“The night is dark and full of terrors.”
That is a refrain from HBO’s hit fantasy series Game of Thrones, but it applies just as well, literally and figuratively, to the premiere episode of the network’s latest eight-part miniseries The Night Of.
The episode takes place over a single night in New York City, following Naz (Riz Ahmed), the soft-spoken son of a Pakistani cab driver. Naz’s night begins like so many stories about millennials coming-of-age over the course of an evening out in the Big Apple. He breaks the rules, taking his father’s taxi without permission, meets a mysterious seductress (Sofia Black D’Elia) and even swallows some pills (probably Molly). The night culminates with Naz having sex with the hot girl.
But the night is never “fun.” There is no soundtrack of plucky indie music that swells at just the right moment. Instead, Naz awakes to find the girl dead, stabbed to death in a grizzly scene out of a Saw movie.
That’s when The Night Of takes a turn for figurative darkness. That’s the moment when it defined itself as the prestige thriller/murder mystery primed to fill the crater Ray Velcoro’s mustache left behind by season 2 of True Detective in HBO’s television catalog.
When I compare The Night Of with True Detective, I’m talking season 1, and not just because I already anticipate diving down a Reddit rabbit hole filled with fan theories about who the murderer is. True Detective was more concerned with telling stories about men discussing flat circles than it was about solving the Dora Lange case. In the opening of The Night Of, Naz is confronted with Islamophobia in a post-9/11 New York. He’s already trapped in a flawed judicial system that strikes many of the same cords as Netflix’s documentary series Making a Murderer. Whether Naz is innocent or guilty is already positioned as a secondary question.
And yet, The Night Of is made for the age of internet speculation and amateur detective work. While True Detective was the catalyst for a million fan theories, most were ultimately proven false because the show never laid the appropriate groundwork to uncover the killer. Sure, we met the Yellow King (Errol Childress) in the third episode, but there’s no real evidence to link him to the crimes until the finale.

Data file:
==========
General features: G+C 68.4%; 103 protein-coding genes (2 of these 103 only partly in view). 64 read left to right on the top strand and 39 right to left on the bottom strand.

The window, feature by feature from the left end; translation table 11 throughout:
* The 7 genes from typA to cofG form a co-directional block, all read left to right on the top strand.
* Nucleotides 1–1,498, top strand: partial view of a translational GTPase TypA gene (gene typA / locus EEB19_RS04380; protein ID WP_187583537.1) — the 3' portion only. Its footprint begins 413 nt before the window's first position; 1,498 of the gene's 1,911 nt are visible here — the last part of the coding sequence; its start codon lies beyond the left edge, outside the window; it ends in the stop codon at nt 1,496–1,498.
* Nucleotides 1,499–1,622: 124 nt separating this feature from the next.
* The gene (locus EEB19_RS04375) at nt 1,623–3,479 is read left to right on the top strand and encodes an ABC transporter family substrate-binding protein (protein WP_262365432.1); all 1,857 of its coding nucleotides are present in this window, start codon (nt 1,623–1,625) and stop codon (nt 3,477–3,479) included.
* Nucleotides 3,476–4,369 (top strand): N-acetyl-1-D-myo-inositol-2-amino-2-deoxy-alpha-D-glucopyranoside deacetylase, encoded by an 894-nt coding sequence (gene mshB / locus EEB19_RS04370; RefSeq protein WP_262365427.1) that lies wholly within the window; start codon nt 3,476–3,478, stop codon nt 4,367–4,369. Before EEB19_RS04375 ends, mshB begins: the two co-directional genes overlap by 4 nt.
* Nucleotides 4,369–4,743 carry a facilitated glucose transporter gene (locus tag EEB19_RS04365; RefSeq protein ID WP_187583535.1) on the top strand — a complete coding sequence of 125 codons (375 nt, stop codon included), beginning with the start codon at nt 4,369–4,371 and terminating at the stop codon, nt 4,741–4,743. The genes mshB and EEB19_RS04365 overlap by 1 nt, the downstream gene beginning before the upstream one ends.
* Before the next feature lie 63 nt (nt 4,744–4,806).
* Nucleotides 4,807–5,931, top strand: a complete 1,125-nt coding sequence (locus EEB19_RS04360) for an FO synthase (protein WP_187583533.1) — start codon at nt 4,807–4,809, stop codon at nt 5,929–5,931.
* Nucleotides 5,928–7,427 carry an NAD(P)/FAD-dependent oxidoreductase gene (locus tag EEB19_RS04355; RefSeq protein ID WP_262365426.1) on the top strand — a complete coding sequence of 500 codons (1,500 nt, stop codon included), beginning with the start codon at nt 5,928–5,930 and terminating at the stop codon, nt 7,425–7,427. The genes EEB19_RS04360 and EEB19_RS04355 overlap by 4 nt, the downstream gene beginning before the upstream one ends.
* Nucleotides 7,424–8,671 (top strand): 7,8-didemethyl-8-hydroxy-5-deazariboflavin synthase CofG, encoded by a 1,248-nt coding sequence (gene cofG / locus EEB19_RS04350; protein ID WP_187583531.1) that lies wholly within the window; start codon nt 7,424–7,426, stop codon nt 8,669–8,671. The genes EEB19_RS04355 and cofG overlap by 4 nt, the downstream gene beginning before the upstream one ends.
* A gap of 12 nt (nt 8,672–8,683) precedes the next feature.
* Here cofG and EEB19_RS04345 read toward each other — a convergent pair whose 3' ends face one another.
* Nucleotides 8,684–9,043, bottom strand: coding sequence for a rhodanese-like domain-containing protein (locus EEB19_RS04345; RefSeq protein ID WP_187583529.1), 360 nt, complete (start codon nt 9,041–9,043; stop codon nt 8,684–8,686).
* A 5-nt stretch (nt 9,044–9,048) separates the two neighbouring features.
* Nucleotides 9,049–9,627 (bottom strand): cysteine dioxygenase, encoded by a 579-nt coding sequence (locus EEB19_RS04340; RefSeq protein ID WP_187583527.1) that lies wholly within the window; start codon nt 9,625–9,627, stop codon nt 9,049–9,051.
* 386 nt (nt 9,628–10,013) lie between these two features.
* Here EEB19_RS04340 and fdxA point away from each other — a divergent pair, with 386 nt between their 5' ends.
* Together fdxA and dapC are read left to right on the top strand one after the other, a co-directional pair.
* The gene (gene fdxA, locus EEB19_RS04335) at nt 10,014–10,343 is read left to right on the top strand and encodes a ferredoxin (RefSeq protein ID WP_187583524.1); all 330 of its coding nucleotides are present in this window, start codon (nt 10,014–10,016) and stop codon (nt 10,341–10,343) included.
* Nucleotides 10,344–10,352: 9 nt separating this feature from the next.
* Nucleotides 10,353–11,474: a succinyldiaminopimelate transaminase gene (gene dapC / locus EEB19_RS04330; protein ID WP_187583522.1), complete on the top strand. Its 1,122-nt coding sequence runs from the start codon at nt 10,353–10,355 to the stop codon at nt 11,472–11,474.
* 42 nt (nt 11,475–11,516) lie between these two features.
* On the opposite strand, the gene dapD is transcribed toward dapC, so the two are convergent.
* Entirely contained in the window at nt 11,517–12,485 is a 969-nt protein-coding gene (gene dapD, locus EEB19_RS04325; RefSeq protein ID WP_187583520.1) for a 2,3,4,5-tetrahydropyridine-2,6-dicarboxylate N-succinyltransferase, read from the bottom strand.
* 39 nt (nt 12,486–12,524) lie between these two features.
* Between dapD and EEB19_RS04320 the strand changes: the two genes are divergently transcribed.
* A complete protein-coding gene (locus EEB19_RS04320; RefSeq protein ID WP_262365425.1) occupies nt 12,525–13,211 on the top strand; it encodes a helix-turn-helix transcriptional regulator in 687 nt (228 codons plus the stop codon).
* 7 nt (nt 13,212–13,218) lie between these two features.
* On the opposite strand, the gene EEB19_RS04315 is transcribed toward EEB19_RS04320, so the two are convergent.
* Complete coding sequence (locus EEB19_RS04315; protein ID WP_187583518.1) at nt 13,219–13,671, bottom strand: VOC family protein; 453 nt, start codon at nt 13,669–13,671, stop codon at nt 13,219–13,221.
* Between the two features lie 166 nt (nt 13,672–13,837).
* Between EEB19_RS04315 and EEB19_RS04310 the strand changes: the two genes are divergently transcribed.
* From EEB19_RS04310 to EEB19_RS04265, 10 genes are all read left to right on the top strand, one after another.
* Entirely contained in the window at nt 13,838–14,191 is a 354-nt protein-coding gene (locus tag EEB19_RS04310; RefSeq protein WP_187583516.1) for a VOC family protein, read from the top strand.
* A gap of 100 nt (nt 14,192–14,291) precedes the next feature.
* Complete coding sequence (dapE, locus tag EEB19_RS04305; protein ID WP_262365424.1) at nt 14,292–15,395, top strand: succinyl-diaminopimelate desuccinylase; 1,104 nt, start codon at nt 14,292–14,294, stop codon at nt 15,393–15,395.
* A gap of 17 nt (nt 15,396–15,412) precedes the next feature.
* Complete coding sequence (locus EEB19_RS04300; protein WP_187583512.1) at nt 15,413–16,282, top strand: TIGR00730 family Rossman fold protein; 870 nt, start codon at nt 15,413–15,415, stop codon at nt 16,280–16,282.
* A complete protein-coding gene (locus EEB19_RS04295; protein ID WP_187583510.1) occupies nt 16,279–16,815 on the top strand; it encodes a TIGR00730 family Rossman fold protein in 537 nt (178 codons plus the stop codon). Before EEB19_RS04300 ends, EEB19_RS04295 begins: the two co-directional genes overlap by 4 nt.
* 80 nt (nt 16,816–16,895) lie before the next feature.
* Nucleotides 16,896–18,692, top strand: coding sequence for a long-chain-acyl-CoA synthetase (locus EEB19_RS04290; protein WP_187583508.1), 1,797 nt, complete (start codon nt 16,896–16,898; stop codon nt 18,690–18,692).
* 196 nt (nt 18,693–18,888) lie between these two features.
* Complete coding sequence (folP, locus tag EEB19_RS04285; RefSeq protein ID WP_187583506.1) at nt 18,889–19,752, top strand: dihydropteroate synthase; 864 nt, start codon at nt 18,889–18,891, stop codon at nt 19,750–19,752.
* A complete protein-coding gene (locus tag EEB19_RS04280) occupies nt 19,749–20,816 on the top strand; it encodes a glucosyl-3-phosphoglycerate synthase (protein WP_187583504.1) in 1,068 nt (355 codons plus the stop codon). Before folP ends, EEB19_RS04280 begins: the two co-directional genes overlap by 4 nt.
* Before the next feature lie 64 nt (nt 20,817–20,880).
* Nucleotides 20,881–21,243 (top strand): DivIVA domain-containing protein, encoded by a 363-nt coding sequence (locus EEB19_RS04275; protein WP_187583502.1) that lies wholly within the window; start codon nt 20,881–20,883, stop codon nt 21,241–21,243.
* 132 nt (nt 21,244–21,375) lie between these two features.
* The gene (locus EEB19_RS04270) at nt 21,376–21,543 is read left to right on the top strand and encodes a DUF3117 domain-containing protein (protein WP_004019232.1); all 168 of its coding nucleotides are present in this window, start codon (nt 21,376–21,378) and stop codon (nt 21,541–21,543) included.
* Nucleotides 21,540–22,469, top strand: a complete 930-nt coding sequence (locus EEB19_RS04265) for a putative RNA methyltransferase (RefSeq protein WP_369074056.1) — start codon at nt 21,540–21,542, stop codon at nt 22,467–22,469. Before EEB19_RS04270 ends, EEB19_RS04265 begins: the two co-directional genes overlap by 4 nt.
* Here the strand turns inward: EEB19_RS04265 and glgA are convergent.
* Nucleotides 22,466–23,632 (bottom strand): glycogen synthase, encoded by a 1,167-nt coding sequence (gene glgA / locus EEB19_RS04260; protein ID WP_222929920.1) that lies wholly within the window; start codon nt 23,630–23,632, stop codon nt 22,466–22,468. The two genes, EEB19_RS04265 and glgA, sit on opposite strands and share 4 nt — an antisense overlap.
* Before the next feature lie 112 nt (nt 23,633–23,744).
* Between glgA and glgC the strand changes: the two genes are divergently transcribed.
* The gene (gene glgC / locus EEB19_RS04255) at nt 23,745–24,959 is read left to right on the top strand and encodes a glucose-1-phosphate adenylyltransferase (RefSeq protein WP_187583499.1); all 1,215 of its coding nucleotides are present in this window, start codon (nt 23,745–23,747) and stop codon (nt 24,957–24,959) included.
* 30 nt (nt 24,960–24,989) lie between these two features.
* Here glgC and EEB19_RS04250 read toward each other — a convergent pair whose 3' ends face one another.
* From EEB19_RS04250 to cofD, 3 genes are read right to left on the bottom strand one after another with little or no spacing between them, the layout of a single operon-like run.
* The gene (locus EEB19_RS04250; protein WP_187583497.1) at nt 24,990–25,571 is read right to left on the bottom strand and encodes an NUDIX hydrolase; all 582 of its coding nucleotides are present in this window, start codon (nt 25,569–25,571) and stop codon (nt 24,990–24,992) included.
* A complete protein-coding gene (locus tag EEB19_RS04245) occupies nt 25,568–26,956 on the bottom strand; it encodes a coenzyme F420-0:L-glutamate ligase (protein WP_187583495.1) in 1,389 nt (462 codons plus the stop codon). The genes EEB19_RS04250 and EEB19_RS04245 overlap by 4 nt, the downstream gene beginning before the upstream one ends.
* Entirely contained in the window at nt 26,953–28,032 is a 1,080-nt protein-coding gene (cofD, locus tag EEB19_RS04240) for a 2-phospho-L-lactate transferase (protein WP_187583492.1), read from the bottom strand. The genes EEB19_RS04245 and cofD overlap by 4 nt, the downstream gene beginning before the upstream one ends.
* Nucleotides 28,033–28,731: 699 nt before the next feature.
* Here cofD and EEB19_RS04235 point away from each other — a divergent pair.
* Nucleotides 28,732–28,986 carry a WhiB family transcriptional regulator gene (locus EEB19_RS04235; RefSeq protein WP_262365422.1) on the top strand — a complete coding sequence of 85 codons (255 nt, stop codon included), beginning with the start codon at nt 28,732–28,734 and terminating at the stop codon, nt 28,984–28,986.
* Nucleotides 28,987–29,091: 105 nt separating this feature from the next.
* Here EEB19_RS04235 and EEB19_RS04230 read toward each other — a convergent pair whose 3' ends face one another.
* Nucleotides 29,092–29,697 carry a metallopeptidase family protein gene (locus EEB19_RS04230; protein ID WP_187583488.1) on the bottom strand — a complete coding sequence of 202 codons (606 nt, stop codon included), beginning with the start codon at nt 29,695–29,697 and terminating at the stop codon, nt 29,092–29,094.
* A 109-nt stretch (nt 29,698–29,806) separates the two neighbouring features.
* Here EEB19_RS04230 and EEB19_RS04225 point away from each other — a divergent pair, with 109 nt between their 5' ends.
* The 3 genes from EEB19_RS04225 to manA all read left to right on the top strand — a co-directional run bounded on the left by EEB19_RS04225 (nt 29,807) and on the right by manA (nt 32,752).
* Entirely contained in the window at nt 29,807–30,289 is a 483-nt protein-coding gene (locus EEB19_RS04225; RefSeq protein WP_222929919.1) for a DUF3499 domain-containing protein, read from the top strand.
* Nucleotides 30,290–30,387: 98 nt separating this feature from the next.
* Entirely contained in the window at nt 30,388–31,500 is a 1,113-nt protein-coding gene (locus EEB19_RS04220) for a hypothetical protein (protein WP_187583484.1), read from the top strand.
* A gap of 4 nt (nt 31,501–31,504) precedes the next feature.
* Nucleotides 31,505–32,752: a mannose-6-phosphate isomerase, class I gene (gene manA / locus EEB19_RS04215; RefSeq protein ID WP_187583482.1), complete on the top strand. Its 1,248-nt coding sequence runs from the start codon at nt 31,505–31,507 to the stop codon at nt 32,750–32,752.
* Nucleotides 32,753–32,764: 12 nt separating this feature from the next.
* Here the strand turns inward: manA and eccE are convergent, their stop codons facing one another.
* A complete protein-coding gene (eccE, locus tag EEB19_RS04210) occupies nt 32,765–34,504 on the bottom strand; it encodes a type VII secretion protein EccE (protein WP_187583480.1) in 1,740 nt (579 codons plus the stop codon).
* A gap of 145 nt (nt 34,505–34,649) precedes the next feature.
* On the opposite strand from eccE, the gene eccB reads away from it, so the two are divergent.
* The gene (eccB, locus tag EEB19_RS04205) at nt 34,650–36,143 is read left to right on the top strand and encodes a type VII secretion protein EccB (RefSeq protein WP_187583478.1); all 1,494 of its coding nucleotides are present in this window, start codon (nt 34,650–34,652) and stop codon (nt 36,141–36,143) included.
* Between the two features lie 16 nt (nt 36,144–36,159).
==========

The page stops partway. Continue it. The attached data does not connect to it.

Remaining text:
The premiere of The Night Of was littered with evidence. The camera lingered on television screens monitoring Naz’s movements and eyewitnesses throughout the episode. Anyone familiar with a cop procedural, or who fantasized about verbally sparring with Jack McCoy, can see the moments that will serve as evidence as this case plays out. Two of those witnesses already appeared at the police station to identify Naz. We should expect more of the details from this episode to become crucial in the future. Perhaps more importantly, I think The Night Of will give its audience the pieces to solve this mystery before the finale.
For me, the greatest mystery may be the most obvious one: did Naz do it? The premiere paints him as a naïve, college-aged New Yorker engrossed in a night far outside his comfort zone. He’s hesitant to give a beautiful girl a cab ride. He’s resistant to both consuming alcohol and knife play. And yet, an episode that meticulously documented Naz’s every movement left out the most crucial portion of the night. I want to believe Naz is innocent, but there’s still a part of me that can’t fully believe that until we see it. If Naz truly can’t remember it, maybe he never will, and that would make the remaining seven episodes even darker.
Either way, HBO appears comfortable returning to an old refrain, with just a slight variation: The Night Of is dark and full of terrors.
- He wasn’t a large part of the premiere, but I’m excited for more John Turturro playing the role of the lawyer who fights against the world to prove his client’s innocence. Possibly the only part of the premiere I didn’t like was the clichéd meet-cute, where Turturro’s character Jack Stone leaves the police precinct, only to stop and look wistfully into the night, before returning to Naz’s cell and beginning his righteous fight.
- Bill Camp plays an amazing antagonist. I’m thinking of his most recent work on The Leftovers, where he plays with Kevin Garvey’s mind while they both wallow in purgatory. Sign me up for seven more episodes of that, please.
- HBO really likes its feature-length premieres. The Night Of clocked in at 90 minutes. Earlier this year, Vinyl premiered at over two hours. So far, HBO is one-for-two with this format, but I’m hoping these extended premieres don’t become a trend.
- Who has a deer head hanging in their brownstone? Is that possibly the least New York décor ever presented on television?